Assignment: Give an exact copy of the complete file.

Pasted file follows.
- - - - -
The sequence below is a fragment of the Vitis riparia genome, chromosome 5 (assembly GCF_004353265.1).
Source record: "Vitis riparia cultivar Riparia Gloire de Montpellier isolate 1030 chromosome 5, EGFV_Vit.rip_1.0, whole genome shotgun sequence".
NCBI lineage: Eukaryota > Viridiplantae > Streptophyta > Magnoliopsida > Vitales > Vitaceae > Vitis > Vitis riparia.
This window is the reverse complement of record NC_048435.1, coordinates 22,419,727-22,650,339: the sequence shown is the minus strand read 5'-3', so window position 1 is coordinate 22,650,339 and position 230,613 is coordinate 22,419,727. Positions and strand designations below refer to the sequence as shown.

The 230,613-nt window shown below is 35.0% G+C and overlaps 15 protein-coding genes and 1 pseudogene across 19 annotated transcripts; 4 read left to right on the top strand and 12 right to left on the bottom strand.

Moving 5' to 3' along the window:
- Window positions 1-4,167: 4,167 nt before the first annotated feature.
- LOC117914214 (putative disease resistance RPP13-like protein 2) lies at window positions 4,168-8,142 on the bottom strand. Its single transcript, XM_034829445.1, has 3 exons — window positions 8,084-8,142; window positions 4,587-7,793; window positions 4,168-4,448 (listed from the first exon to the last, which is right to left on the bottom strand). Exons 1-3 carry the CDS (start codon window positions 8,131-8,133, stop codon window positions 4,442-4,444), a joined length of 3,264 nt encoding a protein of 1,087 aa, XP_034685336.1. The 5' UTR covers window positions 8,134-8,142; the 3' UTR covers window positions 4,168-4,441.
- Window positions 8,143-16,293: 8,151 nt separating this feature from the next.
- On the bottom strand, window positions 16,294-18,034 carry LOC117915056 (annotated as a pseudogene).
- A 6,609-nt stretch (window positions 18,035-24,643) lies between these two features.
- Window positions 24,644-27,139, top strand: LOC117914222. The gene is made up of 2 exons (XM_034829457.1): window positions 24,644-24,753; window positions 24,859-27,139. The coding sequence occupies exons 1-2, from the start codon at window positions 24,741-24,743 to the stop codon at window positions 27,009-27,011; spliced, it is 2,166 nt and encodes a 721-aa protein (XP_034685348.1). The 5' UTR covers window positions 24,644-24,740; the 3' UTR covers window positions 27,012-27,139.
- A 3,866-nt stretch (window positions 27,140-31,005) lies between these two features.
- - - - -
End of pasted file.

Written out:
The sequence below is a fragment of the Vitis riparia genome, chromosome 5 (assembly GCF_004353265.1).
Source record: "Vitis riparia cultivar Riparia Gloire de Montpellier isolate 1030 chromosome 5, EGFV_Vit.rip_1.0, whole genome shotgun sequence".
NCBI lineage: Eukaryota > Viridiplantae > Streptophyta > Magnoliopsida > Vitales > Vitaceae > Vitis > Vitis riparia.
This window is the reverse complement of record NC_048435.1, coordinates 22,419,727-22,650,339: the sequence shown is the minus strand read 5'-3', so window position 1 is coordinate 22,650,339 and position 230,613 is coordinate 22,419,727. Positions and strand designations below refer to the sequence as shown.

The 230,613-nt window shown below is 35.0% G+C and overlaps 15 protein-coding genes and 1 pseudogene across 19 annotated transcripts; 4 read left to right on the top strand and 12 right to left on the bottom strand.

Moving 5' to 3' along the window:
- Window positions 1-4,167: 4,167 nt before the first annotated feature.
- LOC117914214 (putative disease resistance RPP13-like protein 2) lies at window positions 4,168-8,142 on the bottom strand. Its single transcript, XM_034829445.1, has 3 exons — window positions 8,084-8,142; window positions 4,587-7,793; window positions 4,168-4,448 (listed from the first exon to the last, which is right to left on the bottom strand). Exons 1-3 carry the CDS (start codon window positions 8,131-8,133, stop codon window positions 4,442-4,444), a joined length of 3,264 nt encoding a protein of 1,087 aa, XP_034685336.1. The 5' UTR covers window positions 8,134-8,142; the 3' UTR covers window positions 4,168-4,441.
- Window positions 8,143-16,293: 8,151 nt separating this feature from the next.
- On the bottom strand, window positions 16,294-18,034 carry LOC117915056 (annotated as a pseudogene).
- A 6,609-nt stretch (window positions 18,035-24,643) lies between these two features.
- Window positions 24,644-27,139, top strand: LOC117914222. The gene is made up of 2 exons (XM_034829457.1): window positions 24,644-24,753; window positions 24,859-27,139. The coding sequence occupies exons 1-2, from the start codon at window positions 24,741-24,743 to the stop codon at window positions 27,009-27,011; spliced, it is 2,166 nt and encodes a 721-aa protein (XP_034685348.1). The 5' UTR covers window positions 24,644-24,740; the 3' UTR covers window positions 27,012-27,139.
- A 3,866-nt stretch (window positions 27,140-31,005) lies between these two features.